Pension Funds Suffer Record Losses in First Quarter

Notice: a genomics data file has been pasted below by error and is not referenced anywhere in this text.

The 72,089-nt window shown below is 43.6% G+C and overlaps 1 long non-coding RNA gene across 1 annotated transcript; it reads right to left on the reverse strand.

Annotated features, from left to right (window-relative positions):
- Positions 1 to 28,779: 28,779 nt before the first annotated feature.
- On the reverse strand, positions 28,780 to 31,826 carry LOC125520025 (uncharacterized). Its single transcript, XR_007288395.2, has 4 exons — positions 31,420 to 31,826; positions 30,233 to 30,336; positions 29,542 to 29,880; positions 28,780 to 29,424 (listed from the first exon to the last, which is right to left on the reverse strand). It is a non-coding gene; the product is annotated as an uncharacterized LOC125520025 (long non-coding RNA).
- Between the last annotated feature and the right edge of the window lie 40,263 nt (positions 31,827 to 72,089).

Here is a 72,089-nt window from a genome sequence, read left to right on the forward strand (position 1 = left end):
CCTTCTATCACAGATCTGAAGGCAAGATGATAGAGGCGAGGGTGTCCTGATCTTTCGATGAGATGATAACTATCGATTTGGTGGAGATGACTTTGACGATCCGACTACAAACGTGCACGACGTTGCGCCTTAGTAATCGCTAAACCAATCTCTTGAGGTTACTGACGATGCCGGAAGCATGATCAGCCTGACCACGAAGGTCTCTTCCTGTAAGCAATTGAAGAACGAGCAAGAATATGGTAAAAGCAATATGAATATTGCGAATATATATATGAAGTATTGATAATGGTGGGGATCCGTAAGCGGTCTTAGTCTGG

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She'll explain why we won't know the full extent of the damage for several weeks and how governments are trying to make up for their losses. Robotics artificial intelligence augmented reality. The future is here. Listen to tomorrow today with the Wall Street. Journal's future of everything the podcast that takes you to the frontlines of science and tech and shows you. What's coming next? Look ahead what do you hear? The future of everything from the Wall Street Journal. Subscribe wherever you get your podcasts. It's been a struggle for governments to maintain their public pension obligations over the past several years and the pandemic has made it a lot worse. Pensions just suffered their worst decline on record and Wall Street Journal reporter. Heather Gillers joins us to explain what comes next so heather. How bad were the losses for pension funds? When the virus was spreading rapidly in the markets were plummeting as it turned out public pension funds lost immediate and thirteen point two percent of their holdings in the quarter that ended. March thirty first. But we still don't know the full extent of the pension losses. Well that's true because as pensions especially large. Pensions have branched out into sort of an alternative investments like infrastructure private equity real estate. It's been harder to measure in real time. The value of those holdings they're not like stocks and bonds where you can get a price any minute almost so often when you get a report on the value of a public pensions private. Equity Holdings say what you're really seeing is the value of those holdings one quarter ago so some of those returns in the portfolio that are beaked into that total return actually reflect quarters and we'll have to wait until next quarter to find out what happened this quarter but even before the PIN DEMOC pension funds struggle to balance their obligations in their cash inflows. Right that's right. There are some very well funded pension funds. New York state is a good example but there are also some very poorly funded pension funds Illinois. New Jersey Kentucky California is probably has probably around seventy percent of the assets it needs to pay future benefits even before this hand. Emmett so these funds have been struggling for years to make up these deep funding holes and in an effort to do so. They've taken on more risk and tried to meet very aggressive. Investment targets and this past quarter was a real blow to them. Because when you say your expectations that high anytime the markets disappoint you. The impact is going to be big these benefits. A lot of them were set a long time ago. When market returns on stocks and bonds were much higher particularly on bonds and it was possible to invest with fairly low risk and get fairly high returns and that has changed a lot but these are thirty year promises and courts have protected them very rigorously in made it difficult to change these benefits so public. Pensions are now often stuck in a place where they have promised benefits but their investments are not growing at a rate that would help them afford those benefits. Another problem is that a lot of governments have used their pension fund kind of like a bank to borrow from when they have encountered other budget problems so governments are supposed to be making yearly contributions to their pension funds but in places like Illinois for example one year when it's a little tight instead of cutting spending they've just decided not to make their full pension payment and that happened for a long time year after year governments lost out on any investment returns. They could have earned on that money. So through a mix of underfunding paying insufficient pension contributions making over optimistic investment return assumptions. And frankly people are living longer. You have these very significant benefit obligations and not enough money to pay for them in the pension fund so our city and state government's going to have to make up for their losses because courts have protected benefits to current workers and retirees very rigorously. Governments usually have three of how to address shortfalls in their pension. Funding one is by earning a lot of money in the markets. That didn't go very well. Last quarter another is by putting more money into the pension funds which is going to be really difficult for governments who are faced with these all these other revenue losses as a result of the pandemic and the third way is cutting benefits for new workers who are not protected by courts. And you saw that happen. Really across the country after the recession the two thousand and eight recession and that may happen again the head of the losses that we know of in the first quarter compared to the last recession. They're not as bad. This quarter is the worst quarter on record worse than the worst quarter of two thousand eight but in two thousand and eight you had losses quarter after quarter and that just hammered pension funds. And if that happens again they will get hammered again. So a lot depends. You know we've already seen the stock market improve a fair amount since the end of March if that continues. Pensions could escape this year. They're gonNA fall short of their investment targets. No matter almost definitely but we'll know by June thirty s and even more by December thirty first whether these investment losses are catastrophic or just difficult or Earth Wall Street Journal reporter hither Gillers Heather. Thanks for coming on the show. And that's your money briefing. Im Jr Waylon for the Wall Street Journal.